Online education enables better ways of learning, teaching

Originally published in Ludington Daily News – November 13, 2019

Going on 40 years as a college professor, half of which involved instruction in an online environment, I’ve seen revolutionary approaches to learning. I’ve seen educators like myself benefit from leveraging digital tools to better get to know and therefore teach their students. And speaking of students, I’ve seen them benefit from having a more personalized education experience that isn’t limited by the resources in their immediate backyard.

For so many reasons, I couldn’t be a greater advocate for online education. Here are just a few:


When brick-and-mortar instruction was the only option, I noticed there were a number of distractions that inherently came with it. Fire alarms, noisy conversations in the hallway, texts or calls in the middle of a lecture — all these played a role in disrupting student learning and inhibiting student-instructor connection. A virtual classroom, by comparison, cuts back on those. It gives students the ability to pick a setting that’s both comfortable and convenient to them, in turn eliminating distractions and allowing them to be fully present with course material.


I feel closer to my students today than I have in any of the years prior — the opposite of what most people think about online teacher-student interaction. For example, when I hold video “office hours” with students, or even when they simply reach out via text, email or instant message, I get a glimpse into their world — literally. Some students are in the backseat of a car or on their way to a sports competition halfway across the state. Some are just returning from a shift at work and are sitting at their kitchen table, with photos and pictures on the wall behind them. Still others are in their bedroom or home office, surrounded by books, papers and various items of interest.

These settings invariably ignite conversations that wouldn’t happen in the neutral space of the classroom, where the unique history and context each student brings with them is often silenced. Thanks to technology, I’m given a clearer picture of the people my students are behind the scenes, and as a result can tailor our conversations to meet their unique needs. The same goes for them — one student recently texted me a question while I was out fishing on Lake Michigan. I was able to send them a quick reply, then go on to catch a big one.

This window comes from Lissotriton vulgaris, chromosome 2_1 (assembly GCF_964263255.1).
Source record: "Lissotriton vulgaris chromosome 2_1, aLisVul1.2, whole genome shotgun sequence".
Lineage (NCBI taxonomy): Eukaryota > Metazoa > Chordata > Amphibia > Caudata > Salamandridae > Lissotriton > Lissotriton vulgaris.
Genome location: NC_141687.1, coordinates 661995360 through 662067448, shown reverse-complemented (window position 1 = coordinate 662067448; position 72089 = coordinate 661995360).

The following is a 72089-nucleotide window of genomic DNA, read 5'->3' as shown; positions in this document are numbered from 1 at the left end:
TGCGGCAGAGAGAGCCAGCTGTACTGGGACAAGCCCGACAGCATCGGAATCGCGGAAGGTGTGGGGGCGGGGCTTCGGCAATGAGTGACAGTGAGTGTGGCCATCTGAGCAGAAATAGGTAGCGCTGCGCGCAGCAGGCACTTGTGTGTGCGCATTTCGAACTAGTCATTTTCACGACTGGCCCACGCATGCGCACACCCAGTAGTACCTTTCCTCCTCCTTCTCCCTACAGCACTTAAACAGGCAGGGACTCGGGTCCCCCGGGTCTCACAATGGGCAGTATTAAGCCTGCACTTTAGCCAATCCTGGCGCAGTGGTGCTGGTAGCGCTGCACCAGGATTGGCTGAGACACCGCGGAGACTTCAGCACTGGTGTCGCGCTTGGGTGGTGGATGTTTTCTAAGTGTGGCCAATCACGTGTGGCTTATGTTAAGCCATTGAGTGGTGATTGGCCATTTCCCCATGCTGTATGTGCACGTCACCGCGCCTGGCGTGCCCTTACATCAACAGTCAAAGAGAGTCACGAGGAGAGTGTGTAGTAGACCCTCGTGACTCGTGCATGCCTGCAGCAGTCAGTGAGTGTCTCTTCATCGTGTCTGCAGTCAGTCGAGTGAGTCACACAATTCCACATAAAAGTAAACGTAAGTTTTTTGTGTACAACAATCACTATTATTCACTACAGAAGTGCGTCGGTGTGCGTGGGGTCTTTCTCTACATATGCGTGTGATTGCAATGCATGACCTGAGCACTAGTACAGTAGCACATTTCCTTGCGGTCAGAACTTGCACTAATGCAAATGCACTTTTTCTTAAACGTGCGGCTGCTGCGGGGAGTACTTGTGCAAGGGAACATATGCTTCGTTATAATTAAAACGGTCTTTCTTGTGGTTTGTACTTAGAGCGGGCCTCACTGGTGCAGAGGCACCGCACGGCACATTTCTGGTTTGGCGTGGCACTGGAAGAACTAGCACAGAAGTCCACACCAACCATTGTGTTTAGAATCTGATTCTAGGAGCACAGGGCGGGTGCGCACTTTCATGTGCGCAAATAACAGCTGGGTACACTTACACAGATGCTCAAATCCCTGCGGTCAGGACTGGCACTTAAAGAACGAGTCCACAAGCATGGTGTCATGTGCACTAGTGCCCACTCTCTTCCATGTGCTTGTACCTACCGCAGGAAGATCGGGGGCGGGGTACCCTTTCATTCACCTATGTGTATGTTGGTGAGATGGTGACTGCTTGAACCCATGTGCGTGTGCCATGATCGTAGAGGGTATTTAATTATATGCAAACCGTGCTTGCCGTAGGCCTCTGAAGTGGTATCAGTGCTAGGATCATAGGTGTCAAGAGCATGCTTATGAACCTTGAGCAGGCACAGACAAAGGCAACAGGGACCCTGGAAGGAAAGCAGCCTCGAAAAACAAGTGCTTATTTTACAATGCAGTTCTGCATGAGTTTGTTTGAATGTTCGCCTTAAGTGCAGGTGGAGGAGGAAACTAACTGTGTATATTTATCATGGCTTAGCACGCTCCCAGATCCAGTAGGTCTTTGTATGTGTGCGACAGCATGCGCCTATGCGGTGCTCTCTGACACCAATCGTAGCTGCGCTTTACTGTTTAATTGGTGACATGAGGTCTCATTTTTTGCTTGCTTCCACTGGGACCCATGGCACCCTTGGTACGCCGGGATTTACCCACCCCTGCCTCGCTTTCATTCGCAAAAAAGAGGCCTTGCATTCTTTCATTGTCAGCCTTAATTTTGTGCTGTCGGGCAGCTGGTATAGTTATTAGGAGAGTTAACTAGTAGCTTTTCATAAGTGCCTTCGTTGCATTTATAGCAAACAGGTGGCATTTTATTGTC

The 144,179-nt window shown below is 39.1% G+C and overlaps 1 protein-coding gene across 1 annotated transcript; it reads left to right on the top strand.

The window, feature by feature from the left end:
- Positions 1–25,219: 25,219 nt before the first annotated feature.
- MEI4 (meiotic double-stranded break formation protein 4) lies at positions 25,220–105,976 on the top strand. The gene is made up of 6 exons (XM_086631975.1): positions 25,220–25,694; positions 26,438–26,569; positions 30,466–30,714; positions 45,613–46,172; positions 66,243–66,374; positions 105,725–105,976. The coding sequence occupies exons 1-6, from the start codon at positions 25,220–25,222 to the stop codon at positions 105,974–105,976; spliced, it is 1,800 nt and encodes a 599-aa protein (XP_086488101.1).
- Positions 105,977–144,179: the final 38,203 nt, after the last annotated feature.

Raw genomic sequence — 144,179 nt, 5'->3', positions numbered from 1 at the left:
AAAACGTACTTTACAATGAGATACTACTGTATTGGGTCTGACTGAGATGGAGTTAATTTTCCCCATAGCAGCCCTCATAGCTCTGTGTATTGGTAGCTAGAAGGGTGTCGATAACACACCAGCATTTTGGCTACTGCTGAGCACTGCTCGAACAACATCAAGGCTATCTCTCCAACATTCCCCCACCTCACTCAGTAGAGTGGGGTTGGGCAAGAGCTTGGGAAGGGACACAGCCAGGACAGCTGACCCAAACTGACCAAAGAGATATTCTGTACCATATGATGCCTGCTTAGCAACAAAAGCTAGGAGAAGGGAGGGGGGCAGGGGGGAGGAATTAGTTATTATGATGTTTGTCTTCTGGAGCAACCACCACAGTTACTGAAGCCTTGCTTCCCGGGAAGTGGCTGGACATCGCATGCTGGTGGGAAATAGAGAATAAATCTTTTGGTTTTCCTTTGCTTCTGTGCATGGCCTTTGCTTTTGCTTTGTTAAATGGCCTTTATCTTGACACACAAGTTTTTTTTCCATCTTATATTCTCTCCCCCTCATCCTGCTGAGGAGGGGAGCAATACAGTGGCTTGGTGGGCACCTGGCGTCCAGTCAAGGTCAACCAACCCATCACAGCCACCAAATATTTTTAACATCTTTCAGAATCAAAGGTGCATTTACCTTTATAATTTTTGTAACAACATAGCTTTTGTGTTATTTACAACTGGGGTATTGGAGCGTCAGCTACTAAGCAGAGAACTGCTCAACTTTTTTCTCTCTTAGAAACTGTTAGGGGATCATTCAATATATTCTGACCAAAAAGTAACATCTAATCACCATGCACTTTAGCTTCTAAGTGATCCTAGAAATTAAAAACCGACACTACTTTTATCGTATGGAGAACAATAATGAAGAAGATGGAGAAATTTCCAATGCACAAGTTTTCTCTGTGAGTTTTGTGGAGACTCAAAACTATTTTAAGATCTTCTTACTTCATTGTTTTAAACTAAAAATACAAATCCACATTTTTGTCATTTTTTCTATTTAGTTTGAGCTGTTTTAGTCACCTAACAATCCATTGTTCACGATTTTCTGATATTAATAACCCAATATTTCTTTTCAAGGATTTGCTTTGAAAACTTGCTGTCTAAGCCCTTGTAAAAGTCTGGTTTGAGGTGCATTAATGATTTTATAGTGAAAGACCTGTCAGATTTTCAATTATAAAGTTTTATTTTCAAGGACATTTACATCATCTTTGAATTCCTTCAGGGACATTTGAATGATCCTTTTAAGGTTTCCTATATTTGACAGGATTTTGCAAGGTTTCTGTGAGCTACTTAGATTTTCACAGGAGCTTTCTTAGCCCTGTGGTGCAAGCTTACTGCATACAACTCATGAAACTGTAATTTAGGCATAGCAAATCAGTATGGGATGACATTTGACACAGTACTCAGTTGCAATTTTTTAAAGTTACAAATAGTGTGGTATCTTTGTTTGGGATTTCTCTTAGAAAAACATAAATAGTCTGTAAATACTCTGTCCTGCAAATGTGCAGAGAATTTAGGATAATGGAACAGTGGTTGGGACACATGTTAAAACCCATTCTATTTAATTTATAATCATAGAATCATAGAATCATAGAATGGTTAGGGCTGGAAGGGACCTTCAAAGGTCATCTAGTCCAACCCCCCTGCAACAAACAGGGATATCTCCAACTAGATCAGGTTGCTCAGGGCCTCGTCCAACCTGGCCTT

Beyond making sure students can still learn when other forces are at work — last year’s rough Michigan winter comes to mind — with today’s technology, I can invite guest lecturers from all over the world to offer their perspective on business and entrepreneurship. I can connect students to online demonstrations, giving them access to the best work in their discipline. t’s a far more vibrant, robust environment, exposing students to content and ideas that are often limited by the constraints of the brick-and-mortar classroom.


Not everyone has the time or money to take months or years off from working or caregiving to sit in a classroom, which makes online education an equalizer. It gives these students the learning opportunities they deserve without asking them to compromise on their other obligations or go into serious debt. Adapting to students’ ever-changing needs via new technologies has been one of the greatest challenges — not to mention greatest privileges — of my career as an educator. I want that for other educators as well. I want them to see the undeniable value of online tools and then, most importantly, harness them to expand opportunities to a whole new generation of learners, dreamers and doers. Times are changing, and I truly believe that where online education is concerned, these changes are certainly for the better.

AMY WOJCIECHOWSKI has been a professor at West Shore Community College for 39 years and serves on the advisory board of the Michigan Great Lakes Virtual Academy, powered by K12, Inc.

To learn more about Michigan Great Lakes Virtual Academy, visit

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